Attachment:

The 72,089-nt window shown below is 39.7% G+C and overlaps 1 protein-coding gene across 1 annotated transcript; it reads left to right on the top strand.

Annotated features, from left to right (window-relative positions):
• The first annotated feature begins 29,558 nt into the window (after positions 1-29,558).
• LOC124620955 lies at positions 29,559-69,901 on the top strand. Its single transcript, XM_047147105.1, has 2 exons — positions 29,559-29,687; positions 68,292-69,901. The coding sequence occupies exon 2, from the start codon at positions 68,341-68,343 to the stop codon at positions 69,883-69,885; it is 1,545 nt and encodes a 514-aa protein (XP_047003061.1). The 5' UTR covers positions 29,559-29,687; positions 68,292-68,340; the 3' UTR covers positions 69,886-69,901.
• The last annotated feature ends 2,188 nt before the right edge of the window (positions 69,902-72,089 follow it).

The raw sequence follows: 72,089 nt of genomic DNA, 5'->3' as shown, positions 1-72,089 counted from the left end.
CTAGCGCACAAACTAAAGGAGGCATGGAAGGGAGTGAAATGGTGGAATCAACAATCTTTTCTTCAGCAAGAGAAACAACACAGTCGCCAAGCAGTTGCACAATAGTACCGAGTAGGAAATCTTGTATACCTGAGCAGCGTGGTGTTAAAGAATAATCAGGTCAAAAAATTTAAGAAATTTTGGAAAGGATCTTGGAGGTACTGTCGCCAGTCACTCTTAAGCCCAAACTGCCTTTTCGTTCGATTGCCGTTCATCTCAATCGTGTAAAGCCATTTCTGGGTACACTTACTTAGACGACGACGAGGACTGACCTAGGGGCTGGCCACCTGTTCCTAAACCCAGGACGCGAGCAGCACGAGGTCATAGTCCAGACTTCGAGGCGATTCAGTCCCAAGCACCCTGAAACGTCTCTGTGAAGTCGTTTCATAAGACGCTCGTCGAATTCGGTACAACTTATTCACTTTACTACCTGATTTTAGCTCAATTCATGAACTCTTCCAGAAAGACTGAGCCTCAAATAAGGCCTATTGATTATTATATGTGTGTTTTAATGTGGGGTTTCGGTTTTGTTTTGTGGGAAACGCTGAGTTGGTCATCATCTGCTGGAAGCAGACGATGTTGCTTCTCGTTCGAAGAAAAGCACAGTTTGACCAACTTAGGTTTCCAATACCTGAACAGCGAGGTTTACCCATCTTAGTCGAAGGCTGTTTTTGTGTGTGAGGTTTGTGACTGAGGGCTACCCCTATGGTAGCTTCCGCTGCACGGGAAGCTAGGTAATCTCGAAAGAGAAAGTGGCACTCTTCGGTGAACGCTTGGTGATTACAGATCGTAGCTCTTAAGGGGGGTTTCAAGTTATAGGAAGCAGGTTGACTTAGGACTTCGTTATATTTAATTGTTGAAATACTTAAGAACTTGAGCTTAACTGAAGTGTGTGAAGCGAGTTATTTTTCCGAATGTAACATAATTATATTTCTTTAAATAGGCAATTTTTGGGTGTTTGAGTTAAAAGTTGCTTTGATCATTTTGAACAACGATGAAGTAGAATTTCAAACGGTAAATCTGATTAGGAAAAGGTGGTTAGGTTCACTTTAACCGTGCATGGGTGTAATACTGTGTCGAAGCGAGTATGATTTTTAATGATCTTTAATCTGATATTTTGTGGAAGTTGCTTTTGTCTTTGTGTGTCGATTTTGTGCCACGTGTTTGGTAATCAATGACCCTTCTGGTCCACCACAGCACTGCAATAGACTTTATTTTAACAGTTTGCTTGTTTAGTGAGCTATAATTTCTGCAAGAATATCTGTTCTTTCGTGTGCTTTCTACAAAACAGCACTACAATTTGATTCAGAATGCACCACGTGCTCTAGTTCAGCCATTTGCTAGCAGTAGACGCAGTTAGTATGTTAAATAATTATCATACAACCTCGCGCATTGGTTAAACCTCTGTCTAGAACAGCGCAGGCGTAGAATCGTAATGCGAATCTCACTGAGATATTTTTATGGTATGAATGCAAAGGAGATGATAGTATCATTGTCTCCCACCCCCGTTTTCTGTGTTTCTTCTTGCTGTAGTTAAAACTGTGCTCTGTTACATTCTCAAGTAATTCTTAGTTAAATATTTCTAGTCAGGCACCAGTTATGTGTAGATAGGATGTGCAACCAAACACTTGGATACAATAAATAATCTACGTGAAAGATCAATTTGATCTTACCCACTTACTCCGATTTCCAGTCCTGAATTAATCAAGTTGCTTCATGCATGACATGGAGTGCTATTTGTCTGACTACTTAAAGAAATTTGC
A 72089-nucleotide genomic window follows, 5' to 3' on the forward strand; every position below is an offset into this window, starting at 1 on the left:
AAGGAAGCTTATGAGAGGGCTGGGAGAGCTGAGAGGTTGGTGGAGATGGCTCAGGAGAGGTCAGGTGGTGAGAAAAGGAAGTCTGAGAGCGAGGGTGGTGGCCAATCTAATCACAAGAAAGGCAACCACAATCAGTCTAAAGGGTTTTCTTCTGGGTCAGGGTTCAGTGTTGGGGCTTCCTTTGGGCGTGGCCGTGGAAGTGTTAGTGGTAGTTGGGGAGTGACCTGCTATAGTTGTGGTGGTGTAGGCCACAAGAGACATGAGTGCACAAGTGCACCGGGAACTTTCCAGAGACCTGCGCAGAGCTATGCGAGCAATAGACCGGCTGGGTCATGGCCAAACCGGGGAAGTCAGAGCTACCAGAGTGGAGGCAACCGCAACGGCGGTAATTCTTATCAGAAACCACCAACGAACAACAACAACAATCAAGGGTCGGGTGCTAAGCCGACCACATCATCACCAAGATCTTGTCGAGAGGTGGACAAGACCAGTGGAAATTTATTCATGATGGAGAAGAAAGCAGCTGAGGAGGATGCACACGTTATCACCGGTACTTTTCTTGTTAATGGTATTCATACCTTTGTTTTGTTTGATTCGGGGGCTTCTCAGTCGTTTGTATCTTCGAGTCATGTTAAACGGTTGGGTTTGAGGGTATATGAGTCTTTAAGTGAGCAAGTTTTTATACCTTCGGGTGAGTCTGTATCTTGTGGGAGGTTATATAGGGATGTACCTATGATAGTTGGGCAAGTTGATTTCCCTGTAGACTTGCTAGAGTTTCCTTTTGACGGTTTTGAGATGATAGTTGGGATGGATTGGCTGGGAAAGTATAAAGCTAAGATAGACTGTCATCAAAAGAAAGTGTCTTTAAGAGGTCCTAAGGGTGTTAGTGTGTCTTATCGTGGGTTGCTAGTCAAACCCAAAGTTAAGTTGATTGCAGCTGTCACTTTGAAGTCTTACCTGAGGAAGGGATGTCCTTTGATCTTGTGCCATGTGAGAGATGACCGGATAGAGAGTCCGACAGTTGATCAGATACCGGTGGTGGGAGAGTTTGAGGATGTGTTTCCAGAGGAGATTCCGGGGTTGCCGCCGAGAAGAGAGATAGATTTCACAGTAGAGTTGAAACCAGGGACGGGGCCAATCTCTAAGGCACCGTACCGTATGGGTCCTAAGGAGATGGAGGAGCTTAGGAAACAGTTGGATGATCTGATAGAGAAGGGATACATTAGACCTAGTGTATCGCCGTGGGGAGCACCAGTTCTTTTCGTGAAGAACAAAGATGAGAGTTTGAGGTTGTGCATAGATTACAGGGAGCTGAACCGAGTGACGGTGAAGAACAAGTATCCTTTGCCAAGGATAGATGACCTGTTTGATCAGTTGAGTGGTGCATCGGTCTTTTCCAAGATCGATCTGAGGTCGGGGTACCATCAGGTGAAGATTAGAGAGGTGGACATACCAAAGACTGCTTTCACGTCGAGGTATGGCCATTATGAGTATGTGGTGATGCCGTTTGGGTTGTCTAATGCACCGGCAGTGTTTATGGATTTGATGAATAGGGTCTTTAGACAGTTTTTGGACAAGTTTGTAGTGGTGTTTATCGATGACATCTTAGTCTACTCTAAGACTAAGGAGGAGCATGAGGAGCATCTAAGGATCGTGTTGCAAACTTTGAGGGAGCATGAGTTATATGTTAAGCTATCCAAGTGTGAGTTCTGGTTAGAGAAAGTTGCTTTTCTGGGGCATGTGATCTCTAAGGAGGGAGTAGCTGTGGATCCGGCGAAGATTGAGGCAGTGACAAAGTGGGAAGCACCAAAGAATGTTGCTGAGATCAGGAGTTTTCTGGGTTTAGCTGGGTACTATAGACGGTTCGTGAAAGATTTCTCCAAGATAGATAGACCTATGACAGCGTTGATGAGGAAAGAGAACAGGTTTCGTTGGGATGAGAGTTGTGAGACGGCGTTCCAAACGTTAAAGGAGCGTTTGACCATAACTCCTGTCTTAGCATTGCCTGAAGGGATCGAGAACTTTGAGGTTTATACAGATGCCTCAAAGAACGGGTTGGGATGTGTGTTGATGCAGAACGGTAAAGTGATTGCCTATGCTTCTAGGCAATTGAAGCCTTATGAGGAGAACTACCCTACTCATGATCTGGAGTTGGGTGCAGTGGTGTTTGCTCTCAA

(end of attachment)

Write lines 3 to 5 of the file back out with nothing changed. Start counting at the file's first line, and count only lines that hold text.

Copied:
• The first annotated feature begins 29,558 nt into the window (after positions 1-29,558).
• LOC124620955 lies at positions 29,559-69,901 on the top strand. Its single transcript, XM_047147105.1, has 2 exons — positions 29,559-29,687; positions 68,292-69,901. The coding sequence occupies exon 2, from the start codon at positions 68,341-68,343 to the stop codon at positions 69,883-69,885; it is 1,545 nt and encodes a 514-aa protein (XP_047003061.1). The 5' UTR covers positions 29,559-29,687; positions 68,292-68,340; the 3' UTR covers positions 69,886-69,901.
• The last annotated feature ends 2,188 nt before the right edge of the window (positions 69,902-72,089 follow it).